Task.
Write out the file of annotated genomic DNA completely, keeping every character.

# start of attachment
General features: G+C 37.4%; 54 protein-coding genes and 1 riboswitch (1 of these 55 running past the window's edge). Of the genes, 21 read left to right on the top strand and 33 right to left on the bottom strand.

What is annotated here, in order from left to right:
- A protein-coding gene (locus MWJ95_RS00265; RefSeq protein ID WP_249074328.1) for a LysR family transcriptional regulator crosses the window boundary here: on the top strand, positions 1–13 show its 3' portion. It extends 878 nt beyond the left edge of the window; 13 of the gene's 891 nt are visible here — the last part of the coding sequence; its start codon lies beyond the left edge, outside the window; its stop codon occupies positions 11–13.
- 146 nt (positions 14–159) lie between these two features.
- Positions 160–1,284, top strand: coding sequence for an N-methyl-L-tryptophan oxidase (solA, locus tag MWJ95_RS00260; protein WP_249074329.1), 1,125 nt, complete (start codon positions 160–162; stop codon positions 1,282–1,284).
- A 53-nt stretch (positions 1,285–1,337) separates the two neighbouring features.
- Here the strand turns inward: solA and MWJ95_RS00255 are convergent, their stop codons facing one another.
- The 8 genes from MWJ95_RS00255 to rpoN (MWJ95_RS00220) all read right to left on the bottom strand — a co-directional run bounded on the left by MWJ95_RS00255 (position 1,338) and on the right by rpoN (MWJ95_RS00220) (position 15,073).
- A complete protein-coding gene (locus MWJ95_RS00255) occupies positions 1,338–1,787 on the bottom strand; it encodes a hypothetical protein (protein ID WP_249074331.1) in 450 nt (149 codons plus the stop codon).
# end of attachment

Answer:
General features: G+C 37.4%; 54 protein-coding genes and 1 riboswitch (1 of these 55 running past the window's edge). Of the genes, 21 read left to right on the top strand and 33 right to left on the bottom strand.

What is annotated here, in order from left to right:
- A protein-coding gene (locus MWJ95_RS00265; RefSeq protein ID WP_249074328.1) for a LysR family transcriptional regulator crosses the window boundary here: on the top strand, positions 1–13 show its 3' portion. It extends 878 nt beyond the left edge of the window; 13 of the gene's 891 nt are visible here — the last part of the coding sequence; its start codon lies beyond the left edge, outside the window; its stop codon occupies positions 11–13.
- 146 nt (positions 14–159) lie between these two features.
- Positions 160–1,284, top strand: coding sequence for an N-methyl-L-tryptophan oxidase (solA, locus tag MWJ95_RS00260; protein WP_249074329.1), 1,125 nt, complete (start codon positions 160–162; stop codon positions 1,282–1,284).
- A 53-nt stretch (positions 1,285–1,337) separates the two neighbouring features.
- Here the strand turns inward: solA and MWJ95_RS00255 are convergent, their stop codons facing one another.
- The 8 genes from MWJ95_RS00255 to rpoN (MWJ95_RS00220) all read right to left on the bottom strand — a co-directional run bounded on the left by MWJ95_RS00255 (position 1,338) and on the right by rpoN (MWJ95_RS00220) (position 15,073).
- A complete protein-coding gene (locus MWJ95_RS00255) occupies positions 1,338–1,787 on the bottom strand; it encodes a hypothetical protein (protein ID WP_249074331.1) in 450 nt (149 codons plus the stop codon).